StubHub and Ticketmaster are two of the biggest players in the secondary ticket market. They both allow fans to buy and sell tickets to sports games, concerts, theater shows, and other live events. However, there are some key differences between the two services.
Overview of StubHub
StubHub was founded in 2000 as a marketplace for fans to resell tickets they couldn’t use. It was acquired by eBay in 2007 and operates as a subsidiary. Some key things to know about StubHub:
- Allows users to buy and sell tickets to events in the US, Canada, UK, Germany, and more.
- Charges sellers a commission fee when their ticket sells. This ranges from 10-15%.
- Offers buyers a 100% refund if their ticket turns out to be invalid.
- Has mobile apps, web browser access, and a customer service team.
- Mainly focuses on the secondary resale market, not primary ticket sales.
Overview of Ticketmaster
Ticketmaster is a much larger player in the live events industry. It was founded in 1976 and provides primary ticketing services for many large venues and promoters. Here’s an overview:
- Primary ticket provider for many major sports leagues, concerts, theaters, etc.
- Charges service and delivery fees on every ticket sold through its platform.
- Owns and operates TicketExchange, a resale marketplace for fans.
- Ticketmaster verifies all tickets listed for resale on TicketExchange.
- Also provides venue management software, fundraising software, marketing services, analytics, and more.
Comparing StubHub and Ticketmaster
Now let’s directly compare and contrast some key aspects of StubHub and Ticketmaster:
Types of Inventory
StubHub focuses almost entirely on the secondary ticket market. Most tickets are posted for resale by fans and other ticket holders. In contrast, Ticketmaster dominates the primary ticket sales market as the official provider for many major venues, artists, teams, and events. However, through its TicketExchange platform, Ticketmaster also has a large resale ticket inventory.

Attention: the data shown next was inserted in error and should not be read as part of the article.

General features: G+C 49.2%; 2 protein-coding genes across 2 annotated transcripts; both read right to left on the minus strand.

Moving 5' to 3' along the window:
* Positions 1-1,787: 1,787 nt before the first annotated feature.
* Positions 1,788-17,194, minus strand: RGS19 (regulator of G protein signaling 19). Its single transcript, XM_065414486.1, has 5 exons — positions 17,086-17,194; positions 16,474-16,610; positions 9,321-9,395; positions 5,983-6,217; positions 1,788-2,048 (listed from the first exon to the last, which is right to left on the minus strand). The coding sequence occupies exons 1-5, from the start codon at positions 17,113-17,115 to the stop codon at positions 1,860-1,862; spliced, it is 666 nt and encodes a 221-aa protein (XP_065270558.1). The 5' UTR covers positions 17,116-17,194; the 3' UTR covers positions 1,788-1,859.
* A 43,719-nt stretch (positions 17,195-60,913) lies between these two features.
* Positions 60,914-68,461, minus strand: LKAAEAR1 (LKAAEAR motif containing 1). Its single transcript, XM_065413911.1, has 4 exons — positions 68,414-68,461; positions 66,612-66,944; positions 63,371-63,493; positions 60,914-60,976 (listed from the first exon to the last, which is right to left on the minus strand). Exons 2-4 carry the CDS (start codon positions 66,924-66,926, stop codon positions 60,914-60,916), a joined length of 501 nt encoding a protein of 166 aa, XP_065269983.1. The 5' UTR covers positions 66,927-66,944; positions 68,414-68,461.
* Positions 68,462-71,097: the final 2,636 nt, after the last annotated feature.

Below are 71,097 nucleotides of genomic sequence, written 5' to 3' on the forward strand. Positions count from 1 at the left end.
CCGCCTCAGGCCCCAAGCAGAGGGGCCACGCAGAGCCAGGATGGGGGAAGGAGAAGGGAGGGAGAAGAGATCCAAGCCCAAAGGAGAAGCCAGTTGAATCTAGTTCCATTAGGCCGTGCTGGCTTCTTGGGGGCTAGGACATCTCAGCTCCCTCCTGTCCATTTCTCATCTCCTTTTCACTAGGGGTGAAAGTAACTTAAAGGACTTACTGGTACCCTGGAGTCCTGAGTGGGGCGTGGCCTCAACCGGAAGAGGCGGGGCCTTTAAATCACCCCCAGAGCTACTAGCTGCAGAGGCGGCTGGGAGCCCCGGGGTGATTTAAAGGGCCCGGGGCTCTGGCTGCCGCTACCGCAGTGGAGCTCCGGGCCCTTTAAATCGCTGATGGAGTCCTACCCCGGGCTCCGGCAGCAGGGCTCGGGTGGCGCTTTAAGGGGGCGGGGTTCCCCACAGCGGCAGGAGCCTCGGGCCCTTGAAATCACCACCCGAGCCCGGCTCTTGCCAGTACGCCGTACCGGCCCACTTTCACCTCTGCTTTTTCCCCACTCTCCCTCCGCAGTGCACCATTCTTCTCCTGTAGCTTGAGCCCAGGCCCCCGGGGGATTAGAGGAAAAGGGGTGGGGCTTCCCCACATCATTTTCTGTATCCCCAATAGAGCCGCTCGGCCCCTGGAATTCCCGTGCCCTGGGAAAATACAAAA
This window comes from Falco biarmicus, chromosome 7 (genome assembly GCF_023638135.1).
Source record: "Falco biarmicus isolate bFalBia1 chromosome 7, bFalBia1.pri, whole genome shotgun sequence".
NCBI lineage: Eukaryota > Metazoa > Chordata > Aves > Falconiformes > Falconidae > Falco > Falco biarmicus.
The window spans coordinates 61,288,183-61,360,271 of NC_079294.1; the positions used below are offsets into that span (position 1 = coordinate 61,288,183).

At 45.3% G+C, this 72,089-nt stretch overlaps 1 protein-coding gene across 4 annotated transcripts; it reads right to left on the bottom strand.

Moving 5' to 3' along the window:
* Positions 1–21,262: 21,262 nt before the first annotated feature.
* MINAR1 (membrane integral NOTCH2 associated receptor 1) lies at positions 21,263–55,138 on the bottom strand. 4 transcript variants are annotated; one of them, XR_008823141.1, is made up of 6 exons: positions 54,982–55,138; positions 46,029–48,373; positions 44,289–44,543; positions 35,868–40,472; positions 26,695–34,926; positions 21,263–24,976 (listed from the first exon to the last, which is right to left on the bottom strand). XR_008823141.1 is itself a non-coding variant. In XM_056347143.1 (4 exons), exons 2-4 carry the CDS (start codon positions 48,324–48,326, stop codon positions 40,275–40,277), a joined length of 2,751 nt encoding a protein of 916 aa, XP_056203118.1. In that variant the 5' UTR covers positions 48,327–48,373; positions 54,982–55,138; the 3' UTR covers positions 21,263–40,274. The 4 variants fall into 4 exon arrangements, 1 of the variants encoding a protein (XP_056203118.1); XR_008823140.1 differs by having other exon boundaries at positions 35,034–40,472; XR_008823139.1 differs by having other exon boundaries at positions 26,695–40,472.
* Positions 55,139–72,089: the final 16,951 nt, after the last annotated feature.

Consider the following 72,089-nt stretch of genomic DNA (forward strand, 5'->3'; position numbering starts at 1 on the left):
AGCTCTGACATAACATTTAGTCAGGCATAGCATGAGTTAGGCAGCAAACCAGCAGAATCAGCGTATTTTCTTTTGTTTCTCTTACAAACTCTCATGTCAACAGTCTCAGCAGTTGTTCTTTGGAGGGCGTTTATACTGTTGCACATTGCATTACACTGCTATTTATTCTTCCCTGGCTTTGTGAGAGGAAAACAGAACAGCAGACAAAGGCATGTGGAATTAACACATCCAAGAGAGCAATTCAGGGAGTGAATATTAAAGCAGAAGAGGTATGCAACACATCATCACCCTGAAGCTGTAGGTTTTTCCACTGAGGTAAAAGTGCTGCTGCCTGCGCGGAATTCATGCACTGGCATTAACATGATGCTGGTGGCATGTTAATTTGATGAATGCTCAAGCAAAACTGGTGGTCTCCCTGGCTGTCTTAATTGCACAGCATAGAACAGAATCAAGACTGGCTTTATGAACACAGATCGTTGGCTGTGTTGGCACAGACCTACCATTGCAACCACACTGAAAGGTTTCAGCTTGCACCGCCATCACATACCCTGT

Fees and Commissions
Both StubHub and Ticketmaster charge fees to ticket buyers and sellers/resellers:
|10-15% commission on sale
|15% commission on resale
|10-20% on top of ticket price
|Service fees and shipping fees
In general, StubHub fees for sellers are lower, while Ticketmaster tends to have lower fees for buyers.
Both platforms offer buyer guarantees or protections, but StubHub’s is more generous:
- StubHub – Offers buyers a 100% refund if their ticket turns out to be invalid for any reason.
- Ticketmaster – Refunds buyers if event is canceled or venue has a restricted view. But no blanket refund guarantee for invalid tickets.
StubHub and Ticketmaster both offer mobile apps on iOS and Android for buying and selling tickets on the go:
- StubHub – Provides a seamless mobile experience. Easy to find events, purchase, and manage tickets.
- Ticketmaster – Also offers user-friendly mobile apps. But some users complain of glitches and crashes at high traffic times.
Verified Resale Marketplace
Through TicketExchange, Ticketmaster operates a verified resale marketplace where all secondhand tickets are verified as legitimate prior to listing. This provides buyers with extra peace of mind. StubHub, however, does not verify ticket authenticity upfront. But they do guarantee buyers a refund if issues arise.
That said, StubHub remains very popular as a safe, trusted secondary ticket marketplace. It has 16 million unique visitors per month in the US alone. Both companies have strong brand recognition.
As major players in the live events industry, both StubHub and Ticketmaster bring in billions annually in ticket sales and revenue. Here’s a snapshot of their finances:
|$4 billion (estimate)
|$10.4 billion (2018)
|$4 billion (acquisition by viagogo)
|$16 billion (market cap)
While exact details aren’t available, Ticketmaster appears significantly larger and more profitable. However, both companies are multi-billion dollar players.
Looking ahead, StubHub and Ticketmaster will likely continue dominating the secondary ticket market, while competing aggressively for market share.
StubHub will keep focusing on peer-to-peer ticket resale as its main business. It could potentially expand into primary ticket sales one day to better compete with Ticketmaster.
Meanwhile, Ticketmaster benefits greatly from its deep partnerships with promoters, venues, teams and artists. It will leverage these to keep securing exclusive ticketing rights. TicketExchange also gives it a major leg up in resale.
Both companies will continue enhancing their mobile experiences and exploring emerging technology like blockchain and biometrics to improve ticket delivery, authentication, and entry.
They also may occasionally face PR backlash and investigations related to alleged anti-competitive practices or excess fees. But their market positions seem secure for the foreseeable future.
In summary, while StubHub and Ticketmaster both enable event ticket resales, Ticketmaster is much larger due to its hold on primary ticket sales. StubHub is a secondary marketplace only. However, StubHub offers lower seller fees and better buyer guarantees. Ticketmaster provides ticket verification through TicketExchange. Ultimately, fans benefit from having both major players competing in the industry.